*An excerpt from my 2014 Holiday Letter
Are you creative?
Do you feel creative?
Do you have space for creativity in your life today?
What would you do if you had the time and could be compensated for creating?
Did most of you answer: No. No. No. Hmmm. I am not creative.
Did a handful of you say: Yes. Yes. I don’t have time for it. Write. Paint. Build furniture. Dance. Sing.
Did any of you answer: Yes. Yes. I create everyday. I am full time artist. (Note, if any of you answered this way, please email stat. I’d like to know how you make it work.)
My dear friends, in December, I challenged you. I double dared you. I asked you to consider the questions above.
As many of you now know, along with truth-telling, daring, and being bold, I have also been thinking a whole lot about creativity.
I have been thinking about where it fits in our lives now that everything has gotten so digitally convenient – thank you Amazon Prime. I have been pondering what it must of have felt like back in say, hunter gatherer societies, when people had to get creative to find food or build shelter; to make clothing or to find comfort. Now listen, this doesn’t mean I want to audition for an episode of Survivor or that I have come to romanticize movies like The Blue Lagoon circa 1980. I am not interested in taking what we did back then and reapplying it to life today, like fishing for food in Lake Murray and pasting leaves together to make clothes.
I am interested in where all of that creative energy went. Who has it? Who uses it? How many of us? And for those of us who are in so-called “creative fields” is it in fact filling that space, that primal vacancy we humans carry that urges us to create – or has that type of creating “become work.”
While researching the topic recently, I read somewhere that if you ask a group a children how many of them feel creative, almost all would raise their hands. I am trying to envision a room full of boys and girls squeaking, I am, I am, I am. So WHAT happened? What happened to us? As adults? As a culture?
Related Sidebar: After a full year of correspondence with my favorite wellness spa, Rancho La Puerta in Tecate, Mexico, I was finally accepted as a guest presenter to speak on the above topic together with a weeklong series of writing workshops! For a while now, I have been dreaming up connections between creativity and health and wellbeing. And note, if your mind went to singing on a treadmill like musical artist Pink does, or painting with gliders in a functional setting, you are totally off. What I mean is this:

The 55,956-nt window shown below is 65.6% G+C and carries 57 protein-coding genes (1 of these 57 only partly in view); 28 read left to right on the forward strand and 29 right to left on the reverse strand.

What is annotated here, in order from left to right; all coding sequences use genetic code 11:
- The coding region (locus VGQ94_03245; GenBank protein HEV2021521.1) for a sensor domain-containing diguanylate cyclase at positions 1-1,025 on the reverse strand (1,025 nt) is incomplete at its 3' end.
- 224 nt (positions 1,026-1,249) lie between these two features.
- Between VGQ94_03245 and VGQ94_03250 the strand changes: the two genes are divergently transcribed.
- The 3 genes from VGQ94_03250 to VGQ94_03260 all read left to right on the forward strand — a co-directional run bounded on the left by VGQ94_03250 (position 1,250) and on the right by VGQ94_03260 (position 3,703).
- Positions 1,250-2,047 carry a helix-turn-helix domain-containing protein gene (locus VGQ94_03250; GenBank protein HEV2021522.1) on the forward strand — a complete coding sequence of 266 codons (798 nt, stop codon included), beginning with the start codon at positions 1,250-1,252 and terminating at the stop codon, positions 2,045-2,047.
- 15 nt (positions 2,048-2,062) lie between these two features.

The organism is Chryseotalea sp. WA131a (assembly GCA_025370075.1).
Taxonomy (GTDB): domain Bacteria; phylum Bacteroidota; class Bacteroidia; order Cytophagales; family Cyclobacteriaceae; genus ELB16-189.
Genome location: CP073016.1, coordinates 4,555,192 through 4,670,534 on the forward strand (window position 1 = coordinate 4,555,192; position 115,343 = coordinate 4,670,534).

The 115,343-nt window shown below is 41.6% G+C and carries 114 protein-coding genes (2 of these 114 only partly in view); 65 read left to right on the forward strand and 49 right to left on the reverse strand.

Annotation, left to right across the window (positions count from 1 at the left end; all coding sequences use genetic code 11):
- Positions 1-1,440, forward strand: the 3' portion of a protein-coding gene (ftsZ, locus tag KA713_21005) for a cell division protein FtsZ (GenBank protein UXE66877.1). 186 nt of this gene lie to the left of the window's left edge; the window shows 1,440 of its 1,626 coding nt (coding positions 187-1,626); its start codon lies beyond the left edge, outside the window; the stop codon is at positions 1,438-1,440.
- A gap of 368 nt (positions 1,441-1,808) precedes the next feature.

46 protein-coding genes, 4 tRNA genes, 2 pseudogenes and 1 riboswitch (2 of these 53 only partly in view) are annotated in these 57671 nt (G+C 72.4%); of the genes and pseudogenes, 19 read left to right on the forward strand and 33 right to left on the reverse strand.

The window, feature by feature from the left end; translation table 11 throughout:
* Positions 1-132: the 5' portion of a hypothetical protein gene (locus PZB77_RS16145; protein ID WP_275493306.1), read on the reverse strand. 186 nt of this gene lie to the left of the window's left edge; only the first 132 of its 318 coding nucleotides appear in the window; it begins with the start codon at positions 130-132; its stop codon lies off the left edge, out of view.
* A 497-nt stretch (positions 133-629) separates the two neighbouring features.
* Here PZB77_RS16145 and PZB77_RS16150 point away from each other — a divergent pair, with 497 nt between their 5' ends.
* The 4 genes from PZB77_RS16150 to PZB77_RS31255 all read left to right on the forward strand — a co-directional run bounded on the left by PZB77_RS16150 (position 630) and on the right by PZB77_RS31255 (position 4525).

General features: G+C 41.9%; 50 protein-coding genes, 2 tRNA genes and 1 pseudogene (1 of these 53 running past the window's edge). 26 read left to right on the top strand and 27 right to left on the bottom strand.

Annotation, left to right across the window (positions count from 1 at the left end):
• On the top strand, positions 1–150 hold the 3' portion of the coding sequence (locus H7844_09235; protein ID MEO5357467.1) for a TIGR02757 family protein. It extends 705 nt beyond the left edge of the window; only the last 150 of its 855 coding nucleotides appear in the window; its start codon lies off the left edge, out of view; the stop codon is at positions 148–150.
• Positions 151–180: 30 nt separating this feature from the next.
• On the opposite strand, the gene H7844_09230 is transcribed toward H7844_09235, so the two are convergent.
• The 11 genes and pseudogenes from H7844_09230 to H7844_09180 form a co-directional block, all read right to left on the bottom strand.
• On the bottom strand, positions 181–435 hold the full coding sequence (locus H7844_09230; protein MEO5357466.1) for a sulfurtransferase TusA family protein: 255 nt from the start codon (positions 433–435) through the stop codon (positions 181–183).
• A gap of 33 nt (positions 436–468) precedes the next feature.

We as a society have adapted and almost fully embraced the mind, body, soul movement. It’s everywhere. It’s taken social media by storm, I have even succumbed to instagramming green smoothies and moments of yogi bliss. The truth is, even if we don’t meditate, or practice yoga, or eat clean, or sleep well or exercise several times a week, we all know and can’t really deny that there are health benefits. I mean, UC Davis, my alma mater, is studying the brain on meditation (think Monks hooked up to MRI machines!) and scientists have already documented changes in the brain as a result of these mindfulness activities? So I began asking, where does creativity lie on this continuum? Who is studying it? And why is it like the bastard stepchild in the integrative health movement? I asked several of my friends and the RLP staff:
What if we treated creativity as if it were as important as eating, sleeping, and exercising?
What if “creating” was essential to health and wellbeing?
What would your life look like?
What would our lives look like?
So this weekend I am giving you another chance to revisit the double dare: I double dare you to first spend 15 minutes or less assessing what YOUR life would look and feel life if you integrated time to create into the mix, use a journal if you feel so compelled. I ask that you imagine that your life depends on it; like eating well or sleeping. I ask that you embrace the idea that “Creativity is a part of you…that no matter who you are, some degree of creativity is necessary for wellness and contentment.” (Barron, MD) And then I dare you to spend an hour creating. Something. Anything. “I’m not very creative” is no excuse in this dare. There is no such thing as creative people or non-creative people (always back to Brene Brown); there are only those who use their creativity and those who do not.
I double dare you to create my friends, to believe that you’ve got it, that it’s important, and that there is time. And email me when you do! And if you can’t, if you just can’t harness it, come see me in 2016 at Rancho La Puerta. We can do it together.